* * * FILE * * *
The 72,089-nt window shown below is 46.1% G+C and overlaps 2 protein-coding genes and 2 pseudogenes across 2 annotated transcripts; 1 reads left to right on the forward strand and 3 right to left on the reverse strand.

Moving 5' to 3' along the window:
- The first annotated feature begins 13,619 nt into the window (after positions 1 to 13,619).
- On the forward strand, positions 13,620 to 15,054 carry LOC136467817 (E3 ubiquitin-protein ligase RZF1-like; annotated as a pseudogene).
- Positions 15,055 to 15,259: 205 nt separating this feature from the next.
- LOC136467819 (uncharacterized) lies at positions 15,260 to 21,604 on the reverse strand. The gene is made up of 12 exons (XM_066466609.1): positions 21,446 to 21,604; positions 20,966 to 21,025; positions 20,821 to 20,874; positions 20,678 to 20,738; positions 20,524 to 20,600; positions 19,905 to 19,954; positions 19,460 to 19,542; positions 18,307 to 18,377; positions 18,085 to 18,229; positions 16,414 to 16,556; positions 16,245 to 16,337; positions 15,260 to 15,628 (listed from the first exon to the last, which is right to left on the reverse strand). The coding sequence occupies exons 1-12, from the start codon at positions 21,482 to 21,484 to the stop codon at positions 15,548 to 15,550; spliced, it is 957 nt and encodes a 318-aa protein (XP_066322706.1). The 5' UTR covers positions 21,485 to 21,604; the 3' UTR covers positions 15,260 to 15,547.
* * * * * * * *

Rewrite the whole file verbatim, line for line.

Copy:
The 72,089-nt window shown below is 46.1% G+C and overlaps 2 protein-coding genes and 2 pseudogenes across 2 annotated transcripts; 1 reads left to right on the forward strand and 3 right to left on the reverse strand.

Moving 5' to 3' along the window:
- The first annotated feature begins 13,619 nt into the window (after positions 1 to 13,619).
- On the forward strand, positions 13,620 to 15,054 carry LOC136467817 (E3 ubiquitin-protein ligase RZF1-like; annotated as a pseudogene).
- Positions 15,055 to 15,259: 205 nt separating this feature from the next.
- LOC136467819 (uncharacterized) lies at positions 15,260 to 21,604 on the reverse strand. The gene is made up of 12 exons (XM_066466609.1): positions 21,446 to 21,604; positions 20,966 to 21,025; positions 20,821 to 20,874; positions 20,678 to 20,738; positions 20,524 to 20,600; positions 19,905 to 19,954; positions 19,460 to 19,542; positions 18,307 to 18,377; positions 18,085 to 18,229; positions 16,414 to 16,556; positions 16,245 to 16,337; positions 15,260 to 15,628 (listed from the first exon to the last, which is right to left on the reverse strand). The coding sequence occupies exons 1-12, from the start codon at positions 21,482 to 21,484 to the stop codon at positions 15,548 to 15,550; spliced, it is 957 nt and encodes a 318-aa protein (XP_066322706.1). The 5' UTR covers positions 21,485 to 21,604; the 3' UTR covers positions 15,260 to 15,547.